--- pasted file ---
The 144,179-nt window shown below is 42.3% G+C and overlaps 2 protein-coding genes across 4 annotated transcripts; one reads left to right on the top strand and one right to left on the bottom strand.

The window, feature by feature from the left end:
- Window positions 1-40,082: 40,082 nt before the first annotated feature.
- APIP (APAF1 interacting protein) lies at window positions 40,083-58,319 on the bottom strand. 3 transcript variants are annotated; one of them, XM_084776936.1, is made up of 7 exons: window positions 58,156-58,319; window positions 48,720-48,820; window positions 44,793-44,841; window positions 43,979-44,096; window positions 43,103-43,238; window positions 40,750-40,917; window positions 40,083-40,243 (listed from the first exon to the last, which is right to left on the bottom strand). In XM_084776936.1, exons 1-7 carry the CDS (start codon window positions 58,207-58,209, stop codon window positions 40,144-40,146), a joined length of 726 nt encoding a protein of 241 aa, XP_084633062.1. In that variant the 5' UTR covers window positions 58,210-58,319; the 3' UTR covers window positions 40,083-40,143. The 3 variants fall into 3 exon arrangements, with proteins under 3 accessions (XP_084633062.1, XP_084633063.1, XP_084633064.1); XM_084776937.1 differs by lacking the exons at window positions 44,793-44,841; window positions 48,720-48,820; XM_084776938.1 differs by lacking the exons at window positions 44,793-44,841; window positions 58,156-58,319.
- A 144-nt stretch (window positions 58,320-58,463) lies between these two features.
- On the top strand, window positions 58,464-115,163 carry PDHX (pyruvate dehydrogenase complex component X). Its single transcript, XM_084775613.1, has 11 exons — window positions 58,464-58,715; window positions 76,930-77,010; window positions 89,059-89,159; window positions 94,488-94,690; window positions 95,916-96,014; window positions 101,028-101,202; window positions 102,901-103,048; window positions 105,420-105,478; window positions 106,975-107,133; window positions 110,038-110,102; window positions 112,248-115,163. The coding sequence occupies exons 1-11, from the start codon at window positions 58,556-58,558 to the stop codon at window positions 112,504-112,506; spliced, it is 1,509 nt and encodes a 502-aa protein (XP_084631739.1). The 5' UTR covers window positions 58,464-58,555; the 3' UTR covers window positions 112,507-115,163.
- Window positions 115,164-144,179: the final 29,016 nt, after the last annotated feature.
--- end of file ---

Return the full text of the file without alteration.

The 144,179-nt window shown below is 42.3% G+C and overlaps 2 protein-coding genes across 4 annotated transcripts; one reads left to right on the top strand and one right to left on the bottom strand.

The window, feature by feature from the left end:
- Window positions 1-40,082: 40,082 nt before the first annotated feature.
- APIP (APAF1 interacting protein) lies at window positions 40,083-58,319 on the bottom strand. 3 transcript variants are annotated; one of them, XM_084776936.1, is made up of 7 exons: window positions 58,156-58,319; window positions 48,720-48,820; window positions 44,793-44,841; window positions 43,979-44,096; window positions 43,103-43,238; window positions 40,750-40,917; window positions 40,083-40,243 (listed from the first exon to the last, which is right to left on the bottom strand). In XM_084776936.1, exons 1-7 carry the CDS (start codon window positions 58,207-58,209, stop codon window positions 40,144-40,146), a joined length of 726 nt encoding a protein of 241 aa, XP_084633062.1. In that variant the 5' UTR covers window positions 58,210-58,319; the 3' UTR covers window positions 40,083-40,143. The 3 variants fall into 3 exon arrangements, with proteins under 3 accessions (XP_084633062.1, XP_084633063.1, XP_084633064.1); XM_084776937.1 differs by lacking the exons at window positions 44,793-44,841; window positions 48,720-48,820; XM_084776938.1 differs by lacking the exons at window positions 44,793-44,841; window positions 58,156-58,319.
- A 144-nt stretch (window positions 58,320-58,463) lies between these two features.
- On the top strand, window positions 58,464-115,163 carry PDHX (pyruvate dehydrogenase complex component X). Its single transcript, XM_084775613.1, has 11 exons — window positions 58,464-58,715; window positions 76,930-77,010; window positions 89,059-89,159; window positions 94,488-94,690; window positions 95,916-96,014; window positions 101,028-101,202; window positions 102,901-103,048; window positions 105,420-105,478; window positions 106,975-107,133; window positions 110,038-110,102; window positions 112,248-115,163. The coding sequence occupies exons 1-11, from the start codon at window positions 58,556-58,558 to the stop codon at window positions 112,504-112,506; spliced, it is 1,509 nt and encodes a 502-aa protein (XP_084631739.1). The 5' UTR covers window positions 58,464-58,555; the 3' UTR covers window positions 112,507-115,163.
- Window positions 115,164-144,179: the final 29,016 nt, after the last annotated feature.